On November 1, 2016, I set out to write weekly blog posts on various aspects of the Protestant Reformation. Originally I envisioned writing about the cost the Reformers paid to restore access to the Word of God.
I’m troubled, you see, by the vast Biblical illiteracy among evangelicals in the 21st Century. The very fact that I attended a Charismatic church that allowed people to continue giving prophecies even when their prophecies obviously didn’t come true, and then a church that turned to seeker-sensitive methodologies in order to fill its pews, convinces me that present-day evangelicals simply don’t know how to rightly divide God’s Word. For the most part, even those who read the Bible daily fail to read it in context or apply proper hermeneutics. In short, I believe that professing Christians in our day and age don’t understand the incomparable value of Scripture.
We take it for granted.
And because we take Scripture for granted, we twist it, misapply it and/or make it more about us than about the Lord Jesus Christ. I’d love to cite examples of how we do so, but there are just too many to fit into a single blog post. If you’ll look through my categories list, you’ll find numerous posts I’ve written about various false teachers and movements within evangelicalism that deviate from Biblical Christianity.
Of course, part of the deviation from sound doctrine happens because Satan aggressively works to distract Christians from the truth. In Scripture, both Jesus and the apostle Paul repeatedly warn us, “Do not be deceived.” Christians must constantly wage spiritual warfare by using the Word of God, which Paul and the writer of Hebrews call the Sword of the Spirit.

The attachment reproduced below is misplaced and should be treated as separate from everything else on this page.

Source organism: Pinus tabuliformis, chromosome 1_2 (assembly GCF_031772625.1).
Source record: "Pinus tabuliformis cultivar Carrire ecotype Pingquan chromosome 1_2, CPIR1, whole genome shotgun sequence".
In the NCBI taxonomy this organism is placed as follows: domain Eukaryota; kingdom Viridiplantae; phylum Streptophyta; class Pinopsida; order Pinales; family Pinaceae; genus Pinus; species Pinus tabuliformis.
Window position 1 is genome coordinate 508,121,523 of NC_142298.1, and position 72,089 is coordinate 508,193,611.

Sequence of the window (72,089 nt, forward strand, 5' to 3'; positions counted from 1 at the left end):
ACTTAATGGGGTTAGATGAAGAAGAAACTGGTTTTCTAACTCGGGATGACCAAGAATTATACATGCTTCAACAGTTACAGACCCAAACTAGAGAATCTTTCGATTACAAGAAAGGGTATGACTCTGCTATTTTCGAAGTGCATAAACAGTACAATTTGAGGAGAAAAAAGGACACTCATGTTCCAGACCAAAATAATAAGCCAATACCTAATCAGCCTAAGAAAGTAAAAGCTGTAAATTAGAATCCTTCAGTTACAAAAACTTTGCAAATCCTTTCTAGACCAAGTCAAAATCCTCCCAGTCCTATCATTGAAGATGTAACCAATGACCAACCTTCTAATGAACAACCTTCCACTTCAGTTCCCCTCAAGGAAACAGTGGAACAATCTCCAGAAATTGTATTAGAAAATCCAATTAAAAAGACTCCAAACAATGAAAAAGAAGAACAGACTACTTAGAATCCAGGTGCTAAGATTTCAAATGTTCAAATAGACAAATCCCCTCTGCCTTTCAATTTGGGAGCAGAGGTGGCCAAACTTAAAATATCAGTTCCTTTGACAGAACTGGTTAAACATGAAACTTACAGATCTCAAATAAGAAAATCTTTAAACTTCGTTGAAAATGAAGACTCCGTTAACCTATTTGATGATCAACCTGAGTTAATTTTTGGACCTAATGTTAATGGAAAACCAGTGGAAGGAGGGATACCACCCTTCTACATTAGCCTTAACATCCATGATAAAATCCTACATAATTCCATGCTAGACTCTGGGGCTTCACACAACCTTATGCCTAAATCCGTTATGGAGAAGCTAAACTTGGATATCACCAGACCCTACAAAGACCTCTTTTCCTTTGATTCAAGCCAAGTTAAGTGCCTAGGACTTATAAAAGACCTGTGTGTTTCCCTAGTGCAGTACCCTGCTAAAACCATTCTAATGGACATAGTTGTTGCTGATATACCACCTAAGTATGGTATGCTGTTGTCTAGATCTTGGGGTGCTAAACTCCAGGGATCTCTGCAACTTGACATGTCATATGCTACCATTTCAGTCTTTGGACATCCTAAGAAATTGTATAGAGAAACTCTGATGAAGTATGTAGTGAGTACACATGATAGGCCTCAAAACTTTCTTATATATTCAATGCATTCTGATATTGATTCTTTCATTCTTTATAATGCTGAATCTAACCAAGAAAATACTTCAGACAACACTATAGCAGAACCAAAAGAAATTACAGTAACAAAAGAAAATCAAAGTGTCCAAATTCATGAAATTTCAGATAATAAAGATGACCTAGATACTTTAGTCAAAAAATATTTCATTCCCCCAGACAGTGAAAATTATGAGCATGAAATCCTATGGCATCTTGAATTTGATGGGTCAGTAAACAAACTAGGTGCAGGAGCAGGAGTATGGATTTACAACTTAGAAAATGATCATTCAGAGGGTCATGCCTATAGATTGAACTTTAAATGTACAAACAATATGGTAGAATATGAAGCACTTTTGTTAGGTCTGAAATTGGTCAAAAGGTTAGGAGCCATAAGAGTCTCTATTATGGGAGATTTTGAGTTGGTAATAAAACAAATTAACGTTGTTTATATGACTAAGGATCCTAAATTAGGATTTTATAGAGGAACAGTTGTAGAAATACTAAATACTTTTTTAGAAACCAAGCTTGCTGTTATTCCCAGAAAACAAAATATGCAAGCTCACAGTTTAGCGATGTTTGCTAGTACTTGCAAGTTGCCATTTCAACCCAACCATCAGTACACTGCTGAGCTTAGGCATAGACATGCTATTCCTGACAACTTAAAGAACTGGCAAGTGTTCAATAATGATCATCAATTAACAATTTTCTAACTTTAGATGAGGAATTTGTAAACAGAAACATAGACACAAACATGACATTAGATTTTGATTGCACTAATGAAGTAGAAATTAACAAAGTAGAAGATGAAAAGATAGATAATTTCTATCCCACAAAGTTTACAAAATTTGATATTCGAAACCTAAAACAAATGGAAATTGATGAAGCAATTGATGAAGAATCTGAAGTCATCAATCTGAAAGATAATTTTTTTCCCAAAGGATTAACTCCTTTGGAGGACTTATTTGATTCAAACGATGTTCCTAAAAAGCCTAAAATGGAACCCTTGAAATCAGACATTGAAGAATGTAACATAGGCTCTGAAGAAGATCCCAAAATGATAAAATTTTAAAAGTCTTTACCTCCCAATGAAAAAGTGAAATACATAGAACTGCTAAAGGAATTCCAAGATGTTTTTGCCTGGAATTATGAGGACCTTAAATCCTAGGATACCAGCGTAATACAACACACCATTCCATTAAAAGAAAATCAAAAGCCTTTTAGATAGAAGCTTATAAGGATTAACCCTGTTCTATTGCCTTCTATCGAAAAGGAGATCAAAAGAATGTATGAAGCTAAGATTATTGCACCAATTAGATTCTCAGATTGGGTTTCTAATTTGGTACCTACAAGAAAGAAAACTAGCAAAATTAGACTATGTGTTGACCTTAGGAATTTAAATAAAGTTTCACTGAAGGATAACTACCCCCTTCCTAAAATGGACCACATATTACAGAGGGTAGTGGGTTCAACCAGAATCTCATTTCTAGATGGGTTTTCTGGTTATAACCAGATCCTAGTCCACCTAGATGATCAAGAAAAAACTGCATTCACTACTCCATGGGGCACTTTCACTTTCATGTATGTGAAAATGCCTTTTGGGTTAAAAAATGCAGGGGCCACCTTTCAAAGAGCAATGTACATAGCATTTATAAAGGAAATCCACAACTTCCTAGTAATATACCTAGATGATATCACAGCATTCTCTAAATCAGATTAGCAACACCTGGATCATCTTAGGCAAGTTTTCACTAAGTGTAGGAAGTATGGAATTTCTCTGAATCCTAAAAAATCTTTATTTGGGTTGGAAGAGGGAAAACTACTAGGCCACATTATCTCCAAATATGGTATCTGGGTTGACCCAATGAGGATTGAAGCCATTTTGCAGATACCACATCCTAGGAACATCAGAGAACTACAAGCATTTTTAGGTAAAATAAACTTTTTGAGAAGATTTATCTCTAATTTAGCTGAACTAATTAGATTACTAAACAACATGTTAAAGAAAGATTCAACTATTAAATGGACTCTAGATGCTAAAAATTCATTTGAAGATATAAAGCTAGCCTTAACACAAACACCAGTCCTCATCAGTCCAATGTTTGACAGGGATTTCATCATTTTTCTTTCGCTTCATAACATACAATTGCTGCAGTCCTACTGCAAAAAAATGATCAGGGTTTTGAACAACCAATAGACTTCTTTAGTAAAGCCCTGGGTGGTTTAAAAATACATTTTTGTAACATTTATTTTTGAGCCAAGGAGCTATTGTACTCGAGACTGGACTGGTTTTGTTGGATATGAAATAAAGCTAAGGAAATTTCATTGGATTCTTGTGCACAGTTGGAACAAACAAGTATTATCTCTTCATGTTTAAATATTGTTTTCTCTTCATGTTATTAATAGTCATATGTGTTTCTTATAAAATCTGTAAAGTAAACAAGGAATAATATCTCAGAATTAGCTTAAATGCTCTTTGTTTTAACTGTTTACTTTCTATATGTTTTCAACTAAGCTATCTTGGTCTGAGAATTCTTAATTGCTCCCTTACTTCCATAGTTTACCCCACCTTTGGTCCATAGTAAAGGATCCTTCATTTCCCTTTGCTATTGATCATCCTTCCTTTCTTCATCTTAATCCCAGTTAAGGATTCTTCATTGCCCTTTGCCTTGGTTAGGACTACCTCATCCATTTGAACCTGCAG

Additionally, human beings are just plain obstinate. Like Old Testament Israel, we’ll follow the Lord in the excitement of revival, but when the enthusiasm wears off we look for ways to enhance the Gospel. We deceive ourselves into thinking that our little additions give us better worship experiences and/or enable us to appropriate God’s grace more accurately.
But also, we (and yes, I include myself in this indictment) fall into error so easily because we forget to cherish the Bible.
In this digital age, Christians (and non-Christians, for that matter) have access to the Bible that would have astounded the Reformers! Yet Bible illiteracy hasn’t been this high since the Middle Ages. I read one survey of teens raised in Christian homes who thought Sodom and Gomorrah were a married couple.
Studying the Protestant Reformation has taught me how precious the Bible really is. Next time I write an installment in this Tuesday series on the Reformation, I intend to write about William Tyndale, an English contemporary of Martin Luther who spent years as a fugitive before being captured and executed by strangulation and burning at the stake. His crime. Translating the Bible into English. I will share his story for the same reason I’ve been blogging almost every Tuesday about the Reformation: to plead with you to recognize that God’s Word is worth our very lives!